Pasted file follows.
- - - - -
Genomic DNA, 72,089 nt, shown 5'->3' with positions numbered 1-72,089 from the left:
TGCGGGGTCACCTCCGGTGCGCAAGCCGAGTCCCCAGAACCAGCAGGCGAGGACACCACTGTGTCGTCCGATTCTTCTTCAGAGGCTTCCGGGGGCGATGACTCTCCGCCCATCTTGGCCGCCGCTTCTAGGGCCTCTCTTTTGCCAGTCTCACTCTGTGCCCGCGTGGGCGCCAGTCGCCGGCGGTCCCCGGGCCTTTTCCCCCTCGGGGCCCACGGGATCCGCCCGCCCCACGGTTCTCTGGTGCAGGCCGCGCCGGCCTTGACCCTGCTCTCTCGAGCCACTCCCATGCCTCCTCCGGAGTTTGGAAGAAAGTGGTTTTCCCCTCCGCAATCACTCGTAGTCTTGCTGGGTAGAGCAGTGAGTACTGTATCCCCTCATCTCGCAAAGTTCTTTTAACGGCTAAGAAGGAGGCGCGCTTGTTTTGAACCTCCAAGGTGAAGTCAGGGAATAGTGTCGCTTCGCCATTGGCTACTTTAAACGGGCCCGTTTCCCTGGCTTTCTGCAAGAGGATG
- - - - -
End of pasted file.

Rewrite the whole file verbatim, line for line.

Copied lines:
Genomic DNA, 72,089 nt, shown 5'->3' with positions numbered 1-72,089 from the left:
TGCGGGGTCACCTCCGGTGCGCAAGCCGAGTCCCCAGAACCAGCAGGCGAGGACACCACTGTGTCGTCCGATTCTTCTTCAGAGGCTTCCGGGGGCGATGACTCTCCGCCCATCTTGGCCGCCGCTTCTAGGGCCTCTCTTTTGCCAGTCTCACTCTGTGCCCGCGTGGGCGCCAGTCGCCGGCGGTCCCCGGGCCTTTTCCCCCTCGGGGCCCACGGGATCCGCCCGCCCCACGGTTCTCTGGTGCAGGCCGCGCCGGCCTTGACCCTGCTCTCTCGAGCCACTCCCATGCCTCCTCCGGAGTTTGGAAGAAAGTGGTTTTCCCCTCCGCAATCACTCGTAGTCTTGCTGGGTAGAGCAGTGAGTACTGTATCCCCTCATCTCGCAAAGTTCTTTTAACGGCTAAGAAGGAGGCGCGCTTGTTTTGAACCTCCAAGGTGAAGTCAGGGAATAGTGTCGCTTCGCCATTGGCTACTTTAAACGGGCCCGTTTCCCTGGCTTTCTGCAAGAGGATG